Okay, not so natural looking. But choosing a plastic rabbit nest box will eliminate the cleaning difficulties posed by wooden nest boxes. Simply wipe them down when they get a little on the dirty side!

This nest box (okay, it’s actually for chickens, but it will work fine if your rabbits on the medium/smaller size) is a brilliant choice of plastic rabbit nest box. You can mount it on the side of your rabbit hutch, and it has a convenient entrance for your rabbit to venture in and out with ease.

Metal

Selecting a metal rabbit nest box is a brilliant choice, as they’re easy to clean and very durable. These metal nest boxes by KW Cages are crafted exactly for the purpose of rabbit nesting, and it comes in 5 sizes. So, no matter what size your furry friend is, they’ll have a nesting box that’s perfect.

So, while you can make your own nest boxes, most manufactured rabbit nest boxes will be crafted specifically with your pregnant rabbits’ needs in mind: they’ll be ventilated, have an entrance, and be properly sized.

More information: How to clean your rabbit nesting box

To clean your plastic or metal rabbit nesting box, simply scrub it with warm soapy water, and soak in a mild bleach solution for around 10 to 15 minutes (and obviously take your rabbit out, first!).

If you have a wood box, use a mild antibacterial spray and soapy water to scrub off any stubborn debris.

When should you put a nest box in rabbit cage?

Timing is paramount when it comes to putting your new nest box in your rabbit’s cage. Put it in too early, and your rabbits’ pregnancy hormones may not have kicked in, so she’ll likely end up chomping on the hay, and even possibly using it as a bathroom! Whoops.

If you know the exact date of conception (when your mamma rabbit “got busy” with her beau), aim to place the nest box inside her hutch around 28 days afterward. This doesn’t have to be exact, but you can make a rough estimate.

How big should a nesting box be for a rabbit?

Aside from making sure your new rabbit nest box fits through your hutch door (duh!) you’ll want it to be considerably larger than the dimensions of your mamma rabbit. Measure her from head to toe, and her width, then add 6″-7″ inches to that measurement. Viola, you’ve found your perfect nest box size!

The general rule is go for around 18″ long, 10″ wide, and 10″ tall. Your rabbit is pregnant, and she needs to be able to be comfortable and move freely. Remember, soon there’ll be little kits in the nest too, so they need plenty of space.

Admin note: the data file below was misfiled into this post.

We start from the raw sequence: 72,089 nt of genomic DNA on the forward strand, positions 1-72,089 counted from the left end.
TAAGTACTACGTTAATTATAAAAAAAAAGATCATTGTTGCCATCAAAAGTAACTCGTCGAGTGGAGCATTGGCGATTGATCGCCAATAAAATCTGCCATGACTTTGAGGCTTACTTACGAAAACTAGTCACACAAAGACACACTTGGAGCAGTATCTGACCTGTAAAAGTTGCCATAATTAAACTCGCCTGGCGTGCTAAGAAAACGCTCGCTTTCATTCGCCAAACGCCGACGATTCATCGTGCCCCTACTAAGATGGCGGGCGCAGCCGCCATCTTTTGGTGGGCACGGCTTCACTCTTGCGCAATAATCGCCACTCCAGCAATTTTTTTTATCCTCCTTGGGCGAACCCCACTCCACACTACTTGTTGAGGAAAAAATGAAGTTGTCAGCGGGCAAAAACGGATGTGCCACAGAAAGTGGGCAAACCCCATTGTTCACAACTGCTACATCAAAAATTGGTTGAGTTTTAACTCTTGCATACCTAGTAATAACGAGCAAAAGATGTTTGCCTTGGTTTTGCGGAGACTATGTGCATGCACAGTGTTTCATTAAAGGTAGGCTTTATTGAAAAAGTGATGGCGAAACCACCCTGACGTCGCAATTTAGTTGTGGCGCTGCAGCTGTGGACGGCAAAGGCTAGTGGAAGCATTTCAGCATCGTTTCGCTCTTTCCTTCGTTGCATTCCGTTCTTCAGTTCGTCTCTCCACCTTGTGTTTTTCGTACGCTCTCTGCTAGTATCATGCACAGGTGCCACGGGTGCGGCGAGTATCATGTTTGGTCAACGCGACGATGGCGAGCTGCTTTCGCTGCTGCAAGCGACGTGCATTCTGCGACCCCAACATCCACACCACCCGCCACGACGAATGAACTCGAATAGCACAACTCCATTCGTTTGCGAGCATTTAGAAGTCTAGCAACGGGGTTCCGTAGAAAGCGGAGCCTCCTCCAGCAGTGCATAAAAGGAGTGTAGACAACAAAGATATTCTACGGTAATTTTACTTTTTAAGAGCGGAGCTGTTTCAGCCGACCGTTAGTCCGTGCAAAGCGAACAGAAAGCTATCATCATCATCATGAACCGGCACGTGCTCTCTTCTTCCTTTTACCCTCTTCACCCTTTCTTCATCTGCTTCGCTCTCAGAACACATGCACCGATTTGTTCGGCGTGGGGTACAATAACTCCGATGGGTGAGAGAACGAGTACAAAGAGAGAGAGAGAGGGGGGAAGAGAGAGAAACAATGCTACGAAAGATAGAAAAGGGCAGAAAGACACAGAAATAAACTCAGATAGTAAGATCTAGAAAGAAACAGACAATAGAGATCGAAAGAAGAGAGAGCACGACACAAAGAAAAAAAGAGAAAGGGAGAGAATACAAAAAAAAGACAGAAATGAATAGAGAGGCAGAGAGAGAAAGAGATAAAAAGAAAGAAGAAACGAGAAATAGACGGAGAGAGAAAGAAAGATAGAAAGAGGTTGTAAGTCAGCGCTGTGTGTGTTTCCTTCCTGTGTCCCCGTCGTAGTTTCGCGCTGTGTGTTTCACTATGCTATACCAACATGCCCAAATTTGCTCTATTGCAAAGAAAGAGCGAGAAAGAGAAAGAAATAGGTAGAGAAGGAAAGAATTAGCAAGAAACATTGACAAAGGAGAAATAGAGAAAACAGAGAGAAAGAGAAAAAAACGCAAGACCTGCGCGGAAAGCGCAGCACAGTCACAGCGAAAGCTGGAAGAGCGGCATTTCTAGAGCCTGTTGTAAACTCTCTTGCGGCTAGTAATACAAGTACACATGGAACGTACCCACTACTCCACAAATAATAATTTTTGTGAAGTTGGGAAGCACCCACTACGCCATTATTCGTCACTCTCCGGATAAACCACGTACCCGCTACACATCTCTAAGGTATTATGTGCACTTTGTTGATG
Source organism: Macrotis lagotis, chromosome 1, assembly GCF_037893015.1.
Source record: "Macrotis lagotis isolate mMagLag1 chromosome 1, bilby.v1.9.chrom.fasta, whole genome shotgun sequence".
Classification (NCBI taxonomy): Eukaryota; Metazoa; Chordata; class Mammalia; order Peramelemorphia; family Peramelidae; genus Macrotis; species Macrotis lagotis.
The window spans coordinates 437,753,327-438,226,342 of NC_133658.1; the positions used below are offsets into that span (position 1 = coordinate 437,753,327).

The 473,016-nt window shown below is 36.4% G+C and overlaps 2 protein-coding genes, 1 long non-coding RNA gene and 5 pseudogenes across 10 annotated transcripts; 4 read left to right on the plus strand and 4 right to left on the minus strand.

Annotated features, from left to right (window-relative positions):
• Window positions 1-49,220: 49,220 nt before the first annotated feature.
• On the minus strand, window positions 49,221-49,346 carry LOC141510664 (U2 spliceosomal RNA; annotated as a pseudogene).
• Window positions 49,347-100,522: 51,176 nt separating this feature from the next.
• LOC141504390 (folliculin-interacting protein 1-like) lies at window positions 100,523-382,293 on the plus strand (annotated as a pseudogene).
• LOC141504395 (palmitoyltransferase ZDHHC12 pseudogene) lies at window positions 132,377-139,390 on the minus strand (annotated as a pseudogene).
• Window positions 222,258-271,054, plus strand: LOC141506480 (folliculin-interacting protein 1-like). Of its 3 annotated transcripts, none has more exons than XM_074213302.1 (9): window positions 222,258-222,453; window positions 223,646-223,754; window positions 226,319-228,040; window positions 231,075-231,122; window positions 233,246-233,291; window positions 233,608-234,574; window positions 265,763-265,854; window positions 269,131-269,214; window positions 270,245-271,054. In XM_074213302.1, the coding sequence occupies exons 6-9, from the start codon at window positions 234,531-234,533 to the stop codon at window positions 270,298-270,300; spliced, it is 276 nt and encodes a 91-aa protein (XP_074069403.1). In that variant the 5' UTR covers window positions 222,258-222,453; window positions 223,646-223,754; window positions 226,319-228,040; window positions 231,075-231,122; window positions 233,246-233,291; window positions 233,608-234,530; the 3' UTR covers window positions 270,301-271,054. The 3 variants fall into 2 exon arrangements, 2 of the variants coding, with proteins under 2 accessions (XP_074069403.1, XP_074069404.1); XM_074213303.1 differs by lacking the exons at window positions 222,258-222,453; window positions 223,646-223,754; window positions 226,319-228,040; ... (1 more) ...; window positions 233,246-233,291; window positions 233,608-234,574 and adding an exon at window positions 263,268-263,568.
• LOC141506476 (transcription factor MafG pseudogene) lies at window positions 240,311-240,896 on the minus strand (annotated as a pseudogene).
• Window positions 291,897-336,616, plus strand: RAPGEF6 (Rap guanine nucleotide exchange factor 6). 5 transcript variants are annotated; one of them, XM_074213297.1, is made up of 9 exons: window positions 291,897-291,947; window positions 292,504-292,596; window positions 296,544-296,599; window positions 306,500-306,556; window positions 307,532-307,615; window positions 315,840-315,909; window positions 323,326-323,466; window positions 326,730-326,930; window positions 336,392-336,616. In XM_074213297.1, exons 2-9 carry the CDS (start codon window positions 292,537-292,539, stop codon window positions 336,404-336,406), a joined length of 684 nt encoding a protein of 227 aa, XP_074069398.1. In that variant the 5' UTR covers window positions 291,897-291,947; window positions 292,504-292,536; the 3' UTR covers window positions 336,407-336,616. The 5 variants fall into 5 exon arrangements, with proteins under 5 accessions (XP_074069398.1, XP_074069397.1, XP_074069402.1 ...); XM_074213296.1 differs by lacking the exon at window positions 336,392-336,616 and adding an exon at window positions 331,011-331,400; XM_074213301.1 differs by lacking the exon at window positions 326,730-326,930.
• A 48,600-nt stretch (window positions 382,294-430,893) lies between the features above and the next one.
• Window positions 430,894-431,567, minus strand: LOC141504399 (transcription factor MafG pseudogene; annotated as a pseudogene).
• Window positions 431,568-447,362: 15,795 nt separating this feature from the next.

It’s good to know that the kits will spend a lot of their first few weeks nestled in their nest. After around 3 weeks, they’ll start to venture into the ‘outside world’ (read: their hutch), but will mostly return to the nest, where they feel safe, to sleep and rest.

Information on what you should put in a nesting box

In the bottom of your nest box, place around 1″ of pine shavings. In colder weather, add a little more. Then, fill the nest with straw. Like, completely. It’s helpful for your rabbit if you hollow out a little area for her initially, but usually, she’ll arrange things in the nest exactly the way she wants them.

Do rabbits need nesting boxes?

In short, yes. Rabbits, although domesticated, are instinctually prey animals. This means they won’t give birth unless they feel 100% at home and safe from any predators. So, you can see why a nest is super important.

Providing a nest box simulates the kind of environment they themselves would prepare in the wild. A safe, dark place, with no human contact (make sure you minimize contact with the baby rabbits, as mother rabbits are known to abandon their babies if they smell too much like humans!).

So, with our helpful guide, you should be good and ready to properly care for your pregnant rabbit. Of course, with great cuteness, comes great responsibility, and your rabbit looks to you to give her the optimal environment for birthing her little ones. So, make sure her kits have the absolute best start in life with a fabulous rabbit nesting box!